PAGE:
A female went into a coma after ingesting an unknown quantity of peppermint oil. She required mechanical ventilation and rigorous treatment!
A 40-year-old female presented to the emergency room after her family suspected that she has ingested peppermint oil. At the presentation, there was a strong smell of mint emitting from her. The exact amount ingested remained unknown.
On examination, the patient was in a coma with a heart rate of 60 per minute, respiratory rate of 8 per minute, oxygen saturation of 30%. However, her blood pressure was not recordable, her peripheral pulses were absent, and the extremities were cold and clammy.
Chest auscultation revealed normal vesicular breath sounds. Examination of the precordium was unremarkable.
The doctors immediately intubated the patient. Also, they performed gastric lavage with warm normal saline. Despite intravenous fluid infusion, her blood pressure did not improve. Therefore, the doctors started her on intra-venous dopamine. Simultaneously, they decontaminated her; changed all her clothes followed by wet sponging. A warming blanket and radiant warmer were applied.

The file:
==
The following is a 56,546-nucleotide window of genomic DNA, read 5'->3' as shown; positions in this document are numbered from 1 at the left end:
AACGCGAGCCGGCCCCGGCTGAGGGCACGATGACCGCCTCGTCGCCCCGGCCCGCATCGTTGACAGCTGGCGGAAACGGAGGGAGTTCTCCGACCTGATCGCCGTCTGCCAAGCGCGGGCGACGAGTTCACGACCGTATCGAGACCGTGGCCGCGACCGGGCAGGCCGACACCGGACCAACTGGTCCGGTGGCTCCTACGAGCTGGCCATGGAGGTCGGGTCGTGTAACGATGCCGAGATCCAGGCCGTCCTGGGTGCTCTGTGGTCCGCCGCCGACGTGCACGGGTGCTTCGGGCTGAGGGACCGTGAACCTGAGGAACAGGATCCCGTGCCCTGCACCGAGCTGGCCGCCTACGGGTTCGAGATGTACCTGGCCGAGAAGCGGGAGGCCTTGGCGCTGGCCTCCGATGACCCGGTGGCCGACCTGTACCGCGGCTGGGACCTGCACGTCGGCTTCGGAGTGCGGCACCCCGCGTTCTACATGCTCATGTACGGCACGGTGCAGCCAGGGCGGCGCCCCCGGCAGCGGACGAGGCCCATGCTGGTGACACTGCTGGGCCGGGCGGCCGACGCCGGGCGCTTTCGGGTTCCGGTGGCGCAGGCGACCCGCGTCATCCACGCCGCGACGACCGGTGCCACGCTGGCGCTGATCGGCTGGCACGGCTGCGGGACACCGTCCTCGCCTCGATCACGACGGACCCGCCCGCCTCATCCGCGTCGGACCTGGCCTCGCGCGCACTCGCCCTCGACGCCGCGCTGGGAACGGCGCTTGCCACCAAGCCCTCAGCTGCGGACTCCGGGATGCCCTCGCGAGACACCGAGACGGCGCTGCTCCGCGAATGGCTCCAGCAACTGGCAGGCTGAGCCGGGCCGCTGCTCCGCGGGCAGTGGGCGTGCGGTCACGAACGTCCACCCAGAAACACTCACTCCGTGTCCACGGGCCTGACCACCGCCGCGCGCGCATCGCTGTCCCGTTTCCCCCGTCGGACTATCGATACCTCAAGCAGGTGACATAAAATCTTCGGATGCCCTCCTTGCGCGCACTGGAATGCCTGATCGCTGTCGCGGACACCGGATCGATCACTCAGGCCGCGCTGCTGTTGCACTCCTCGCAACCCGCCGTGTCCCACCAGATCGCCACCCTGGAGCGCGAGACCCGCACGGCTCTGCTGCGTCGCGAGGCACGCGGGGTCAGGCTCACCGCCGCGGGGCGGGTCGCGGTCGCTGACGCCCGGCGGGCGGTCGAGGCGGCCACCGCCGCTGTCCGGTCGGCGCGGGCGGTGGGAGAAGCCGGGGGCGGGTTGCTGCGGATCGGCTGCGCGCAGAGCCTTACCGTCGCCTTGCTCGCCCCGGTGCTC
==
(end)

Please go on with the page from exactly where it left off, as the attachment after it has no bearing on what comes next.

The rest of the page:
The doctors inserted a central venous catheter through the right subclavian vein. Her urinary bladder was catheterized. Moreover, she received ranitidine intravenous, intravenous ceftriaxone, intravenous gentamycin, intravenous metoclopramide, and antacid through a nasogastric tube.
The doctors ruled out aspiration through imaging. Additionally, ECG showed sinus bradycardia.
The doctors considered a working diagnosis of peppermint oil-induced nephrotoxicity, therefore, they stopped gentamycin. Clinically, she improved over the next couple of hours.
Gradually her doctors tapered the dopamine infusion. Subsequently, they stopped the dopamine infusion 8 hours later.
With adequate management, fortunately, she started responding to physical stimuli and to her name at 8 hours and 24 hours, respectively. The doctors weaned her off from the ventilator after 24 hours.
After 36 hours, she was conscious stabilised. She was able to maintain 100% oxygen saturation on room air. Consequently, they discharged him from the ICU.